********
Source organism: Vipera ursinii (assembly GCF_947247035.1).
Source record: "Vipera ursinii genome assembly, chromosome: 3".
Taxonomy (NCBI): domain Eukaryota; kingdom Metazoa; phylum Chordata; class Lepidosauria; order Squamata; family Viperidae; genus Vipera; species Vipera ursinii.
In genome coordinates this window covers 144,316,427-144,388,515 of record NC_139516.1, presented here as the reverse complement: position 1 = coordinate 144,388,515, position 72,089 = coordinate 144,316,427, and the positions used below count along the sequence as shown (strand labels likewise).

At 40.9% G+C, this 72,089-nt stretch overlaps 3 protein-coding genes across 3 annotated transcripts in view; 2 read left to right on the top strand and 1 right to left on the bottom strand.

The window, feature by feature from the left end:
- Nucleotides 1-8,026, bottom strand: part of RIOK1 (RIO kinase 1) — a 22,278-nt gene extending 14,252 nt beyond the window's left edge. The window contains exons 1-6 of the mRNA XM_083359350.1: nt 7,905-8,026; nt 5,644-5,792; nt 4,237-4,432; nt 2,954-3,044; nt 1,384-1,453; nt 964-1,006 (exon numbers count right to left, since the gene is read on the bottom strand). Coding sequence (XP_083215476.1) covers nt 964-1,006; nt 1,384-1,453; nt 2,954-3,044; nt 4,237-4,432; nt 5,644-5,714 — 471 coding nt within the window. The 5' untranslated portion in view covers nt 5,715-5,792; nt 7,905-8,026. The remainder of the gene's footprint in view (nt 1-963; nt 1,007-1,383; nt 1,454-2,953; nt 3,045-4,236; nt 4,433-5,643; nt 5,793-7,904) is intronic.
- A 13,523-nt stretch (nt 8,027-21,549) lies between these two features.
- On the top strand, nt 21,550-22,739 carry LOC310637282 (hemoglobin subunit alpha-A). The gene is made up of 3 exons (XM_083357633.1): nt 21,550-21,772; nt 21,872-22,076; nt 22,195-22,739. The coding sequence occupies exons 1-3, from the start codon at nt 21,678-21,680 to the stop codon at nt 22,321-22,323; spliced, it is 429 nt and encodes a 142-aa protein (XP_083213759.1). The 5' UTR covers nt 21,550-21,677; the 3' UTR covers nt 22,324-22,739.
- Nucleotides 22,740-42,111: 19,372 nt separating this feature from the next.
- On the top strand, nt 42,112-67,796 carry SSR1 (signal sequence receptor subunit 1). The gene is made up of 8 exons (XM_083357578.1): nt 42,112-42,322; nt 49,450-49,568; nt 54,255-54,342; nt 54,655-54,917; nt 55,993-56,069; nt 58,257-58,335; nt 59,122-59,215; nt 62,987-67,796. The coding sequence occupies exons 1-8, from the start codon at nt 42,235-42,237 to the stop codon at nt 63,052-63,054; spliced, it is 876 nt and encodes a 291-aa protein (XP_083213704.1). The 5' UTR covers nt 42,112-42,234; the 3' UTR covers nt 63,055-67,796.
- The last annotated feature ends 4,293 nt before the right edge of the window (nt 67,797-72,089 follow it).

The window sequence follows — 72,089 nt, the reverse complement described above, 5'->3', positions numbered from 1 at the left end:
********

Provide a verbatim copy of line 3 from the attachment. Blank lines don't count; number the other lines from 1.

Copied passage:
Taxonomy (NCBI): domain Eukaryota; kingdom Metazoa; phylum Chordata; class Lepidosauria; order Squamata; family Viperidae; genus Vipera; species Vipera ursinii.